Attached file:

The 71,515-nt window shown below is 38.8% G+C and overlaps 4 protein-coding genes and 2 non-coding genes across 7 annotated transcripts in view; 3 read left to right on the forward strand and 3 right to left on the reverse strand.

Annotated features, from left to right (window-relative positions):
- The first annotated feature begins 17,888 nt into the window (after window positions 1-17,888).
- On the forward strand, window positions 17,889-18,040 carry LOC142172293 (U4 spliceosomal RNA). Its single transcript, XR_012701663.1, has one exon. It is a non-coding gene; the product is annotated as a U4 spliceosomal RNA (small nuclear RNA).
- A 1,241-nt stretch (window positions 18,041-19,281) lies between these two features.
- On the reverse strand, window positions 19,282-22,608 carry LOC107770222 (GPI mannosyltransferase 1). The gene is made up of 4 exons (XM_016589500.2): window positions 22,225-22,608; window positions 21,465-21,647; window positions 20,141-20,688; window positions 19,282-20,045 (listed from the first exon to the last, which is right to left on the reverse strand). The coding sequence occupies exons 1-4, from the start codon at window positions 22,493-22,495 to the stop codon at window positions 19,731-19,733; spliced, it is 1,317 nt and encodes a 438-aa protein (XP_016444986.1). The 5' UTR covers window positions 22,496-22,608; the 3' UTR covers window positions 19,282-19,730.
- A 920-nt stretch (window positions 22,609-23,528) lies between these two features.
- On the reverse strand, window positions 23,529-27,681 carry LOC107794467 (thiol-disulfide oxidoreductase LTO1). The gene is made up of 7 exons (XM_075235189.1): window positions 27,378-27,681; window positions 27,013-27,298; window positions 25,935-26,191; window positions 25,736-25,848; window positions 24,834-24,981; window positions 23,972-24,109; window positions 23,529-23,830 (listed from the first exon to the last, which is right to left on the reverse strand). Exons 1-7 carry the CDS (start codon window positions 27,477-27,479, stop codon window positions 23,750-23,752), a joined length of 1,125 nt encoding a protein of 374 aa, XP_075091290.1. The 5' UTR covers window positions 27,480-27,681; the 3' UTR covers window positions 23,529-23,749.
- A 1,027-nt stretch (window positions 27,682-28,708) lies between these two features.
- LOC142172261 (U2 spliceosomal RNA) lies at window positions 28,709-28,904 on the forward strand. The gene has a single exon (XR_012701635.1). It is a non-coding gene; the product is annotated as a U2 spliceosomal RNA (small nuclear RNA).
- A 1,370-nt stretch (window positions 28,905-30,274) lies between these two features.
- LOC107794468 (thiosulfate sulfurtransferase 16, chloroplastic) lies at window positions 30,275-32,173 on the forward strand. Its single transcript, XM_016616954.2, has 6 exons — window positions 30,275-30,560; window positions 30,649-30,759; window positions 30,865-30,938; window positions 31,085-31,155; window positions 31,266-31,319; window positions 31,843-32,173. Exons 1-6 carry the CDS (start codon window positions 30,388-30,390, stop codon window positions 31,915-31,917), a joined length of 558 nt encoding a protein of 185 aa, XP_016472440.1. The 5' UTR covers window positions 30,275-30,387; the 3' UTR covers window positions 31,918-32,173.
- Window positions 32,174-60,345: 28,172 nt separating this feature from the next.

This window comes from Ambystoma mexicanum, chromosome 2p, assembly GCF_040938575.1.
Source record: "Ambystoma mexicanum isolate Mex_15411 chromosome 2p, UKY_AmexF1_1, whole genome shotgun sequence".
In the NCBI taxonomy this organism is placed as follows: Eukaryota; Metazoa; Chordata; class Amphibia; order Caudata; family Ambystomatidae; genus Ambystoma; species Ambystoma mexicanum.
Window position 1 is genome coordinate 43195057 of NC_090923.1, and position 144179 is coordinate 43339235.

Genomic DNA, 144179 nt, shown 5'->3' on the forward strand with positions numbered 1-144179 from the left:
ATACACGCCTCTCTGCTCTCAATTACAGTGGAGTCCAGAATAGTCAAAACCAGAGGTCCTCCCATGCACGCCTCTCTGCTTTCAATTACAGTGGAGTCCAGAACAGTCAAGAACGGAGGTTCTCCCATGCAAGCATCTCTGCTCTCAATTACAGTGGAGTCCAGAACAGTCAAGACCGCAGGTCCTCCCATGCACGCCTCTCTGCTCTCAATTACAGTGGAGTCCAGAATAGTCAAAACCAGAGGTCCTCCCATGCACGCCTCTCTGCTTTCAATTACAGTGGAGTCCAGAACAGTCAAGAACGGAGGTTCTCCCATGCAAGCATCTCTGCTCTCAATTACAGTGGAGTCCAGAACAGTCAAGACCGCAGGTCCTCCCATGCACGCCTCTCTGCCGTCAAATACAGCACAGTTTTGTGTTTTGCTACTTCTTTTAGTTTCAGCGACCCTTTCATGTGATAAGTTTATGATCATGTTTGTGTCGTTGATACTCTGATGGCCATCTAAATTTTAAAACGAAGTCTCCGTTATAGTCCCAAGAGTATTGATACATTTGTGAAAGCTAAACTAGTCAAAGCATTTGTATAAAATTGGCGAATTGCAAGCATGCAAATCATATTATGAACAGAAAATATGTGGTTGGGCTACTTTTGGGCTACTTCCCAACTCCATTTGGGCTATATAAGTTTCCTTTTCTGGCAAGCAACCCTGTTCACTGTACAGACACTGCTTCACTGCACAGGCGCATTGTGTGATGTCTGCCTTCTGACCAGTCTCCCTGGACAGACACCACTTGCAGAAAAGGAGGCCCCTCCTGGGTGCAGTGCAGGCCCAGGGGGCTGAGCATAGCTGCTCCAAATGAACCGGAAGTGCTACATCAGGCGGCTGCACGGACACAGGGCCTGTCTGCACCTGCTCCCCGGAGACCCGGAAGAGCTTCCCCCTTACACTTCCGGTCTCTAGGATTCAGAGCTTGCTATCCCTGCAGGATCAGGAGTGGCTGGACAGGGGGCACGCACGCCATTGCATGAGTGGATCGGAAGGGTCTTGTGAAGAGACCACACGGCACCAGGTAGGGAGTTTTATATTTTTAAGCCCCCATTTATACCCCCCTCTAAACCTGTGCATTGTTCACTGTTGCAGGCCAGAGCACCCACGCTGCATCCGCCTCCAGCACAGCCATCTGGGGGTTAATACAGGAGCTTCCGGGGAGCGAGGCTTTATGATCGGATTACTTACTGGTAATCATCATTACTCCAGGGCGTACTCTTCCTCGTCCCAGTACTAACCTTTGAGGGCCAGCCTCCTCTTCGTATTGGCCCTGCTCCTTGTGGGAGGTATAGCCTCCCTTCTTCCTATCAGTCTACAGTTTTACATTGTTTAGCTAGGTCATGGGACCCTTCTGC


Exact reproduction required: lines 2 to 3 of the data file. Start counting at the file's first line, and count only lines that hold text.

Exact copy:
Annotated features, from left to right (window-relative positions):
- The first annotated feature begins 17,888 nt into the window (after window positions 1-17,888).